Of the many pointless ideas I often succumb to, occasionally I think of making a game myself. These thoughts get locked away in a vault somewhere alongside the Ark of the Covenant because they too will melt your face off and not in a good way. Loyal listeners are already familiar with the fun-filled family game about head lice…
The biggest challenge I come across is a threshold I have been unable to pass since Delve even started: Dungeons and Dragons. Because while I played that one session where my ranger got abandoned in a crypt, I have not had experience with the system. Sometimes I think it’s a stats issue, that the system is too dense for me. But I was an avid Magic: The Gathering player and that has a rules system that changes with every expansion. But that got me thinking… maybe it’s the tone.
You see, the tone of a game can influence everything. D&D always felt like a very life and death sort of game, full of gallant heroes and fierce monsters, where every time I open my mouth, the campaign is placed in danger. And boy, doesn’t that sound fun?
But going back to Magic. Perhaps I like the speed and agility of the system. Perhaps it’s the customization or the idea that it’s more a “game” than an “experience”. But perhaps, since WotC produces both intellectual properties, they could use an old idea from Magic to make D&D more (dare I say it) fun.
Once upon a time, namely 1998, Magic: The Gathering introduced a stand-alone card set meant to be used outside the normal Magic expansions. It was called Unglued and it was wonderful. Cards forced you to play as if your hands were tied together, kept you from saying certain words or speak in rhyming sentences. Chickens were a prevalent creature type, led by the rare chicken lord, Chicken a la King. This was a wonderful, light-hearted expression of an otherwise serious card game. But it was not meant to be played with the actual game. Unglued was a stand-alone set, not used as canon or for tournament play.
And that got me to thinking, D&D could use something like that. You know, an RPG that didn’t take itself too seriously, mechanics that were broken by design and monsters that make no sense in any context.
But never fear WotC, I’ll get you started! I know you were hoping… I call it “De-Clawed.”
First of all, we take out all the saving throws and check rolls. Everything boils down to “Roll for Awesome” and “Roll for Buzzkill”. Succeed on an awesome roll and something awesome happens. Lose a buzzkill roll and something really bad happens.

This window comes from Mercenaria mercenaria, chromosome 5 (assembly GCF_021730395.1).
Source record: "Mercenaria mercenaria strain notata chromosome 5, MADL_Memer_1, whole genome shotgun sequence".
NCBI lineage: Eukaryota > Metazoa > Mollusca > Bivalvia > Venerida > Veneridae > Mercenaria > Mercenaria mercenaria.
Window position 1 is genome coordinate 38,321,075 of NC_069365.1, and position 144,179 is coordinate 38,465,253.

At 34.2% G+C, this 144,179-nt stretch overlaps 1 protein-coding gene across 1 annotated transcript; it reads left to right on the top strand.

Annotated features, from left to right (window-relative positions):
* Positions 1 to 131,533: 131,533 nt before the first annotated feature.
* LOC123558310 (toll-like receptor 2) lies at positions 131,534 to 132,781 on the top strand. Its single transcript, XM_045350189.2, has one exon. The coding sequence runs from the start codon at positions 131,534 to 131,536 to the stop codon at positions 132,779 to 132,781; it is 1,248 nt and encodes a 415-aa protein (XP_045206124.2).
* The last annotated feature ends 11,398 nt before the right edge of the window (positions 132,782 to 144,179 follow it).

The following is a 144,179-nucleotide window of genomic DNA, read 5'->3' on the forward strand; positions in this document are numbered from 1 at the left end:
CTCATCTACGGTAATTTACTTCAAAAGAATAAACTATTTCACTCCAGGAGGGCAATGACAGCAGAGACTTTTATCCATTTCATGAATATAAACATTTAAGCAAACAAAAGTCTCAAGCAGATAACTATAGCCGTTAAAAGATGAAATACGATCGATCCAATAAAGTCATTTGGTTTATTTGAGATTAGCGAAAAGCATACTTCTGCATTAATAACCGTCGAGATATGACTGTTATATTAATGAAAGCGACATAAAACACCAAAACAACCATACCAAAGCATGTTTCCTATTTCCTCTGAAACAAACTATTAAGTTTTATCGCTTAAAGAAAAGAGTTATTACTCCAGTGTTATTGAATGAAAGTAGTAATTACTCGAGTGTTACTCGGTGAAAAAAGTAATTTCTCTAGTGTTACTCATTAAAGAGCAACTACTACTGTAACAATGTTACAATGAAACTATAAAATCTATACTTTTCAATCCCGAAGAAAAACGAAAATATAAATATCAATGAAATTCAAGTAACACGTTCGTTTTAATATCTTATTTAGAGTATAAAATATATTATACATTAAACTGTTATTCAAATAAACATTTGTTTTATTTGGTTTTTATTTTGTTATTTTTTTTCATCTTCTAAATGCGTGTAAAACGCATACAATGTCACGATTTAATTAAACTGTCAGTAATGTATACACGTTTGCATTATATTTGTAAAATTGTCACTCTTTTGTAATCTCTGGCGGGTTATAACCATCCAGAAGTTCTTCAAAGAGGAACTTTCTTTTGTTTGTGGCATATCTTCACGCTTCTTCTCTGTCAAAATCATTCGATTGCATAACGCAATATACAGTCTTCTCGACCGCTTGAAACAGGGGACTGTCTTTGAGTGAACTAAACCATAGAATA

Second, spells get an overhaul. Raise the dead becomes raise the roof, forcing monsters to do the Thriller dance. Healing magic becomes moral support magic, not actually treating wounds, but encouraging your teammates to work through the pain. And I imagine an entire discipline revolving around glitter, because glitter is everywhere and has serious military applications.
Third, stats change completely. You’ve heard of SPECIAL and ACTIONS.
Well, now I give you BLURRY!
Blowhard – How good YOU think you are at combat.
Lothario – How charismatic YOU think you are.
Unnerving – How uncomfortable you make others.
Readin’ – How good you are at books and letters and stuff.
‘Rythmetic – How good you are at math and numbers and stuff.
Yelling – How loud you are.
It’s a beautiful, ridiculous system, and I would trademark it, but I’m lazy and, also, I want them to make it! The work is already 1/800th done for you, Wizards…
For many people, RPGs are very serious. Some people just want to take a bombastic dwelf (half-dwarf/half-elf) out to battle irate gooblins (goblins covered in a sparkling green goo for reasons) in the mythical land of Fluffheim (where only the fluffiest creatures attain god-like powers). So break out your inflatable mallets, dust off your disco blades and get ready to yell loudly as you visit the nursing home for aging dragons. De-Clawed: Coming nowhere at never-gonna-happen, because I’m not stupid! But that’s no reason a game can’t be ridiculous.